Repurposing the antibacterial agents peptide 19-4LF and peptide 19-2.5 for treatment of cutaneous leishmaniasis
Drug repurposing
Antimicrobial peptides (AMPs)
Peptide 19-2.5
Peptide 19-4LF
Drug resistance
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El-Dirany, R.; Fernández-Rubio, C. (Celia); Peña-Guerrero, J.; et al. "Repurposing the antibacterial agents peptide 19-4LF and peptide 19-2.5 for treatment of cutaneous leishmaniasis". Pharmaceutics. 24 (11), 2022, 2528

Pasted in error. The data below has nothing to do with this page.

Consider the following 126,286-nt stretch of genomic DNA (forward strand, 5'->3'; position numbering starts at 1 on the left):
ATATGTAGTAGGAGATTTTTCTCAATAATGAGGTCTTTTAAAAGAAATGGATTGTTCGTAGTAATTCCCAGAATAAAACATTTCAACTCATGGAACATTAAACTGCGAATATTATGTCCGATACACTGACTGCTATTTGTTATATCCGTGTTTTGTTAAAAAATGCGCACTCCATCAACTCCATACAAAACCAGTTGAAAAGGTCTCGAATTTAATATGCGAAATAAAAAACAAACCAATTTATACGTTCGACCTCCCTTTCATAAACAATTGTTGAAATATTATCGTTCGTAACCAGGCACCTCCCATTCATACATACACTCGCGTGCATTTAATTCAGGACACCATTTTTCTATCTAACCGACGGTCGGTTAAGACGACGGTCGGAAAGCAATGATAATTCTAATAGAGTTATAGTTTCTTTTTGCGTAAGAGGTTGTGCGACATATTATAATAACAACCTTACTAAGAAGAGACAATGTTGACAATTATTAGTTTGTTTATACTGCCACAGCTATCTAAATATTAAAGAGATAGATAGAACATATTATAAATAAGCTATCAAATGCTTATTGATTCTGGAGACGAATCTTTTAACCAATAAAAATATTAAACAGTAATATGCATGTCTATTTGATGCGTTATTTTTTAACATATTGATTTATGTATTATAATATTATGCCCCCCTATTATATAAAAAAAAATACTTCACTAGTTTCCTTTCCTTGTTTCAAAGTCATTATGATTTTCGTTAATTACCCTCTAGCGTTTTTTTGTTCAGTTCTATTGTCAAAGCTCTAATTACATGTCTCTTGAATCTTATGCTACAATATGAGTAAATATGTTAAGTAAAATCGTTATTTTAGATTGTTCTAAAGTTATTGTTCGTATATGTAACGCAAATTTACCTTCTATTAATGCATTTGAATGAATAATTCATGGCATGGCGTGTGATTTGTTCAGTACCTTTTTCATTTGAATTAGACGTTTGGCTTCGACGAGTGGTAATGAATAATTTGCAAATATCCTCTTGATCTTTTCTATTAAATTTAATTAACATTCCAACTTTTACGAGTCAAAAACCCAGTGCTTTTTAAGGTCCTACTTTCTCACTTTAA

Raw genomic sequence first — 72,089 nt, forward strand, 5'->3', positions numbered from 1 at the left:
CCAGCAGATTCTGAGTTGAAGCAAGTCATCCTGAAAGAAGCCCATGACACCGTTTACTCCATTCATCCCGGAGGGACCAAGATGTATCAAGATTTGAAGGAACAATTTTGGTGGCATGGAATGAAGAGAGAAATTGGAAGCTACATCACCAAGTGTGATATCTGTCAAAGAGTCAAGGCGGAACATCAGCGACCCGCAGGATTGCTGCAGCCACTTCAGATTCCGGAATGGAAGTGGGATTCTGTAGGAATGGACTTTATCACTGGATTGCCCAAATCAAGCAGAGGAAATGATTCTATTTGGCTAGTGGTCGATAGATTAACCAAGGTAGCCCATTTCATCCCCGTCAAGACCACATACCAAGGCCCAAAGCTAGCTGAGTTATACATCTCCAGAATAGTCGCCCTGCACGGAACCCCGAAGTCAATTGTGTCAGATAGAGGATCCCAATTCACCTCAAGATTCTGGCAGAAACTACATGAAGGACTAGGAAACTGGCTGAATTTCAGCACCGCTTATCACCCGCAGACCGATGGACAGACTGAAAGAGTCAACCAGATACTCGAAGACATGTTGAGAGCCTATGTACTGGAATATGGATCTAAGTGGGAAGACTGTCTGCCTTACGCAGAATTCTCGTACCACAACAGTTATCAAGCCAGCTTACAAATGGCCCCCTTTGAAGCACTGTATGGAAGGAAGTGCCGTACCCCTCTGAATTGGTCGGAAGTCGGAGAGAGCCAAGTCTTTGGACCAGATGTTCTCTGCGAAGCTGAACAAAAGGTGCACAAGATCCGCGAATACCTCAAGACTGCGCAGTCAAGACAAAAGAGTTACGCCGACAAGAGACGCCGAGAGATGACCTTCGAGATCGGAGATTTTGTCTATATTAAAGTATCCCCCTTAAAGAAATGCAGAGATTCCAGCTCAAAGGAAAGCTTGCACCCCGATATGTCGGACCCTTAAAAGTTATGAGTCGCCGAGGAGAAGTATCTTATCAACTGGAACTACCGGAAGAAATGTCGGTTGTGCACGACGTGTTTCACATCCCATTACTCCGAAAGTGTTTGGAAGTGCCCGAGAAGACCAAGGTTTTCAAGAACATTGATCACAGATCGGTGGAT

The lack of safe and cost-effective treatments against leishmaniasis highlights the urgent need to develop improved leishmanicidal agents. Antimicrobial peptides (AMPs) are an emerging category of therapeutics exerting a wide range of biological activities such as anti-bacterial, anti-fungal, anti-parasitic and anti-tumoral. In the present study, the approach of repurposing AMPs as antileishmanial drugs was applied. The leishmanicidal activity of two synthetic anti-lipopolysaccharide peptides (SALPs), so-called 19-2.5 and 19-4LF was characterized in Leishmania major. In vitro, both peptides were highly active against intracellular Leishmania major in mouse macrophages without exerting toxicity in host cells. Then, q-PCR-based gene profiling, revealed that this activity was related to the downregulation of several genes involved in drug resistance (yip1), virulence (gp63) and parasite proliferation (Cyclin 1 and Cyclin 6). Importantly, the treatment of BALB/c mice with any of the two AMPs caused a significant reduction in L. major infective burden. This effect was associated with an increase in Th1 cytokine levels (IL-12p35, TNF-¿, and iNOS) in the skin lesion and spleen of the L. major infected mice while the Th2-associated genes were downregulated (IL-4 and IL-6). Lastly, we investigated the effect of both peptides in the gene expression profile of the P2X7 purinergic receptor, which has been reported as a therapeutic target in several diseases. The results showed ...

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